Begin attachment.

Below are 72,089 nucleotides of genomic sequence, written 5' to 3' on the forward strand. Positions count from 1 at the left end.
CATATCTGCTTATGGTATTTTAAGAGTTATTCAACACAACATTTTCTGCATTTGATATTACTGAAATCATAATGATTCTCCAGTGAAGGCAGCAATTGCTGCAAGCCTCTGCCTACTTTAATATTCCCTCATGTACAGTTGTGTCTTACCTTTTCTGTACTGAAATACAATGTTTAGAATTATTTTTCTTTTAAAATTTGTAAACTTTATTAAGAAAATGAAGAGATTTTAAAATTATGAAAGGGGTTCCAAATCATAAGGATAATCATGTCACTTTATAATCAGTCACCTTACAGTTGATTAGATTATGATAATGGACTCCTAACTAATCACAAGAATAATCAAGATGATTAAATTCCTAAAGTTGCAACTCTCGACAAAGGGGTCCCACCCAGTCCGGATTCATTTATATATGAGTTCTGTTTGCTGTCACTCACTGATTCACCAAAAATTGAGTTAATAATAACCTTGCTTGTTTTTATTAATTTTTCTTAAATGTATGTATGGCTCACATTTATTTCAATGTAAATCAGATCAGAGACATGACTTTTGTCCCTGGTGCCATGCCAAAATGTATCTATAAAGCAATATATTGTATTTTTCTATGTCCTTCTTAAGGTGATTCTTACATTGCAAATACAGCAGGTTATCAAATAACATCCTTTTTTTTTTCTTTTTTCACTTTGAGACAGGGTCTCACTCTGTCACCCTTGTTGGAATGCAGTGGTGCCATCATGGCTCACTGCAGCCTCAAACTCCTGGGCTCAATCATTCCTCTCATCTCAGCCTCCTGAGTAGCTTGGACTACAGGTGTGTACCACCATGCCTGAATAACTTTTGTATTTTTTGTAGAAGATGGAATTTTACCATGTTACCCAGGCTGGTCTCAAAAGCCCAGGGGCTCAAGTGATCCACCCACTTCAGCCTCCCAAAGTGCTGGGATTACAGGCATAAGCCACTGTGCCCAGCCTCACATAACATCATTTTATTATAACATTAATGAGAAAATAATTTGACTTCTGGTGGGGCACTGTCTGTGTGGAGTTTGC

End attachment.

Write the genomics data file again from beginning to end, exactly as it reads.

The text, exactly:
Below are 72,089 nucleotides of genomic sequence, written 5' to 3' on the forward strand. Positions count from 1 at the left end.
CATATCTGCTTATGGTATTTTAAGAGTTATTCAACACAACATTTTCTGCATTTGATATTACTGAAATCATAATGATTCTCCAGTGAAGGCAGCAATTGCTGCAAGCCTCTGCCTACTTTAATATTCCCTCATGTACAGTTGTGTCTTACCTTTTCTGTACTGAAATACAATGTTTAGAATTATTTTTCTTTTAAAATTTGTAAACTTTATTAAGAAAATGAAGAGATTTTAAAATTATGAAAGGGGTTCCAAATCATAAGGATAATCATGTCACTTTATAATCAGTCACCTTACAGTTGATTAGATTATGATAATGGACTCCTAACTAATCACAAGAATAATCAAGATGATTAAATTCCTAAAGTTGCAACTCTCGACAAAGGGGTCCCACCCAGTCCGGATTCATTTATATATGAGTTCTGTTTGCTGTCACTCACTGATTCACCAAAAATTGAGTTAATAATAACCTTGCTTGTTTTTATTAATTTTTCTTAAATGTATGTATGGCTCACATTTATTTCAATGTAAATCAGATCAGAGACATGACTTTTGTCCCTGGTGCCATGCCAAAATGTATCTATAAAGCAATATATTGTATTTTTCTATGTCCTTCTTAAGGTGATTCTTACATTGCAAATACAGCAGGTTATCAAATAACATCCTTTTTTTTTTCTTTTTTCACTTTGAGACAGGGTCTCACTCTGTCACCCTTGTTGGAATGCAGTGGTGCCATCATGGCTCACTGCAGCCTCAAACTCCTGGGCTCAATCATTCCTCTCATCTCAGCCTCCTGAGTAGCTTGGACTACAGGTGTGTACCACCATGCCTGAATAACTTTTGTATTTTTTGTAGAAGATGGAATTTTACCATGTTACCCAGGCTGGTCTCAAAAGCCCAGGGGCTCAAGTGATCCACCCACTTCAGCCTCCCAAAGTGCTGGGATTACAGGCATAAGCCACTGTGCCCAGCCTCACATAACATCATTTTATTATAACATTAATGAGAAAATAATTTGACTTCTGGTGGGGCACTGTCTGTGTGGAGTTTGC